Hong Kong Candidate To Secure 2nd Term, Defeating Former Security Chief

HONG KONG, China (AP) — John Lee was poised to become the next chief executive of Hong Kong on Sunday, after the former security chief was the sole candidate in a race that underscores Beijing’s tightening grip on the semi-autonomous Chinese territory.

Lee, who oversaw the implementation of a sweeping national security law in Hong Kong, was the only candidate to secure nominations from enough members of a pro-Beijing election committee that chooses the city’s leader. No other candidates were able to gather the required 188 nominations, effectively handing Lee an uncontested victory.

The election committee’s 1,500 members are mostly Beijing loyalists, and the lack of competitive candidates reflects the shrinking space for dissent in the former British colony, which was promised a high degree of autonomy when it was returned to Chinese rule in 1997.

The election caps a transformation of Hong Kong’s political system that began after pro-democracy protests in 2019. Beijing responded by cracking down on the city’s vibrant civil society and rewriting election laws to ensure that only “patriots” — those loyal to the ruling Communist Party — could hold office.

Lee, 64, a former career police officer who once headed the city’s security bureau, has pledged to maintain stability and security in Hong Kong. He has also said he will focus on improving the city’s economy and housing situation, which have been battered by the pandemic and political turmoil.

Critics say Lee, who has no experience in elective office, is a hardliner who will further erode Hong Kong’s freedoms. They point to his role in implementing the national security law, which has been used to prosecute pro-democracy activists and silence dissent.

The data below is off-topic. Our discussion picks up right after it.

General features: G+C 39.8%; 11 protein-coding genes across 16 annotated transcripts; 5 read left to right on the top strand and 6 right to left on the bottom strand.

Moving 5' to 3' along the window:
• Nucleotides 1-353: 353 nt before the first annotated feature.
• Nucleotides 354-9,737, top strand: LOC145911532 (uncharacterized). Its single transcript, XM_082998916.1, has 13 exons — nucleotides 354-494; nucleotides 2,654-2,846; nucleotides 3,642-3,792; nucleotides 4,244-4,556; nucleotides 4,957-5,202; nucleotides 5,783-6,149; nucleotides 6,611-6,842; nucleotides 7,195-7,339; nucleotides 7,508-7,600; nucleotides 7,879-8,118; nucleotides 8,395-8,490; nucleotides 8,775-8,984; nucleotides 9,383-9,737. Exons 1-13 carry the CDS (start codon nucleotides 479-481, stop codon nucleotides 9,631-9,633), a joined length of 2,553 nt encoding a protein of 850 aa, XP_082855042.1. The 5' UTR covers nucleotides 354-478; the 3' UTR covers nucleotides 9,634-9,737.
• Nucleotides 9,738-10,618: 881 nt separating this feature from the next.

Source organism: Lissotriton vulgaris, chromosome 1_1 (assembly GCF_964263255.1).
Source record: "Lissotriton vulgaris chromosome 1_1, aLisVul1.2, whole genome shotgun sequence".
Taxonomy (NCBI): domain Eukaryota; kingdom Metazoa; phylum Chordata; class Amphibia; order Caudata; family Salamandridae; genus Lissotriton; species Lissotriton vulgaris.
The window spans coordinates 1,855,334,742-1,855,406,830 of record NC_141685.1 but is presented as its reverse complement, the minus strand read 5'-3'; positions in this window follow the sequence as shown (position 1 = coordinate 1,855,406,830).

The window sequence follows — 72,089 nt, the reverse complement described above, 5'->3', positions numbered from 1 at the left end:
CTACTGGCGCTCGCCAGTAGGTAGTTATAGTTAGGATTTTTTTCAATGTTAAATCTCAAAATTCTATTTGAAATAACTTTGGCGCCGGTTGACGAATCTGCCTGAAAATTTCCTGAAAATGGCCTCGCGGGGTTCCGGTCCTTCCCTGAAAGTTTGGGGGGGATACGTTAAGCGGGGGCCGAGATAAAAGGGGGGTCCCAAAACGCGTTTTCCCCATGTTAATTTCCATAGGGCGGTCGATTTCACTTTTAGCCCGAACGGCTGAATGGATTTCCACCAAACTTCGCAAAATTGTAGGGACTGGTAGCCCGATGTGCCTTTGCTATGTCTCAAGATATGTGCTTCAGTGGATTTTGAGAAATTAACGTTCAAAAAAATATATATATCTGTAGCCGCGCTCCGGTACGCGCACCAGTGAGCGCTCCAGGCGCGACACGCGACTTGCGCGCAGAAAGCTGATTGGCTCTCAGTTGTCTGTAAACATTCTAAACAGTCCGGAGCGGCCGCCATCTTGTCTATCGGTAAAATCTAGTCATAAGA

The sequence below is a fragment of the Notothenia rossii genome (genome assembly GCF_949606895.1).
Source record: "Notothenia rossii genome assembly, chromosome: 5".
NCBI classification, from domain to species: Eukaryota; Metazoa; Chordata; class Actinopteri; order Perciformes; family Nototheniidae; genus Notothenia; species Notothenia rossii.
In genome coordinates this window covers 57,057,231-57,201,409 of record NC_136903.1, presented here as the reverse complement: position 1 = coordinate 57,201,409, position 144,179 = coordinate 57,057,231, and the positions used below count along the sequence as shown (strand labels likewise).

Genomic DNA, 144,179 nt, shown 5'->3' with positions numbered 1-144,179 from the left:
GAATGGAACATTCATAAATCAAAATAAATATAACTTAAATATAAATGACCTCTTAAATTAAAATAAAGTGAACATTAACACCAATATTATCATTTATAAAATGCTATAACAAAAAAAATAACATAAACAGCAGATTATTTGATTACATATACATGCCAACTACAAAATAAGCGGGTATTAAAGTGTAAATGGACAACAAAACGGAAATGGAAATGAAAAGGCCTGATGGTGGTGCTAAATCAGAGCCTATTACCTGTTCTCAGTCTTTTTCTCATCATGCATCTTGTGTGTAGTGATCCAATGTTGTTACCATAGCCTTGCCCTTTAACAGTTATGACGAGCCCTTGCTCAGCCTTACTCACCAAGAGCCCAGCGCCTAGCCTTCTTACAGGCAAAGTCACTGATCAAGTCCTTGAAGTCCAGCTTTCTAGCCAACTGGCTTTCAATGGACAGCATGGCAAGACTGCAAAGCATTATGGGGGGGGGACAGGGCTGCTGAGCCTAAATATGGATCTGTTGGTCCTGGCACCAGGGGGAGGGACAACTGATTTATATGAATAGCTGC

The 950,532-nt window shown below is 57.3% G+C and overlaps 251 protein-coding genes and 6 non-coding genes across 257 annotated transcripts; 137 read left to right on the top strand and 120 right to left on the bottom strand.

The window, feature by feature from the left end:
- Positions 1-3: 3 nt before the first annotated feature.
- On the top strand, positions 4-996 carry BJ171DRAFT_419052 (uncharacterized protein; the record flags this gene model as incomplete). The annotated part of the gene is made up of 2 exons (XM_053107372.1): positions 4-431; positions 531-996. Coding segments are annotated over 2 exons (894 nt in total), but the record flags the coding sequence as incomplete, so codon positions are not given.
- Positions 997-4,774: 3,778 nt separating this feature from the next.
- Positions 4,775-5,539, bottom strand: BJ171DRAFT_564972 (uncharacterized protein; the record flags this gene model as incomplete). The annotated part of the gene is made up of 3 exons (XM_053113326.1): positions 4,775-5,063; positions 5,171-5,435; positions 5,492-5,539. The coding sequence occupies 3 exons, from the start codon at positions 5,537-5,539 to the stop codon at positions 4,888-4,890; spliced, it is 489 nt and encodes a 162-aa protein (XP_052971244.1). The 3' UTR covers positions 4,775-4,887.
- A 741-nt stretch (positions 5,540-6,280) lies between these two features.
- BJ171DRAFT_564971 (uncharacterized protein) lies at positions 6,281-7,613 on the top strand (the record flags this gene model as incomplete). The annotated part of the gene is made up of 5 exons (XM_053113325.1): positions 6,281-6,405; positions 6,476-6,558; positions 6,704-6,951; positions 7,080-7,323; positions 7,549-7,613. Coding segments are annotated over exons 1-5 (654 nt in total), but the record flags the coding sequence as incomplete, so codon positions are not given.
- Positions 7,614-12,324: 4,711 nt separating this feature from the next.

The Hong Kong government has defended the new electoral system, saying it ensures that only “patriots” can govern the city.

“This is an important step forward in Hong Kong’s democratic development,” a government spokesperson said in a statement.

But pro-democracy activists say the election is a sham and that Lee’s victory will mark the end of Hong Kong’s autonomy.

“This is a dark day for Hong Kong,” said Joshua Wong, a prominent pro-democracy activist who is serving a jail sentence for his role in the 2019 protests. “The election has been rigged to ensure that only Beijing’s puppets can rule.”

The election comes at a time of heightened tensions between China and the West over Taiwan, the self-governing island that Beijing claims as its own territory. The United States and other Western countries have criticized China’s crackdown on Hong Kong and have warned that it could undermine the city’s international status as a financial hub.

China has dismissed such criticism, saying that it is interfering in its internal affairs.

“Hong Kong is a part of China, and its affairs are China’s internal affairs,” a Chinese Foreign Ministry spokesperson said in a statement.

The election of John Lee as Hong Kong’s next chief executive is a further sign of Beijing’s determination to tighten its control over the city, despite international criticism. It is unclear what the future holds for Hong Kong, but it is clear that the city’s autonomy is eroding and that Beijing is determined to ensure that only those loyal to the ruling Communist Party can hold power..

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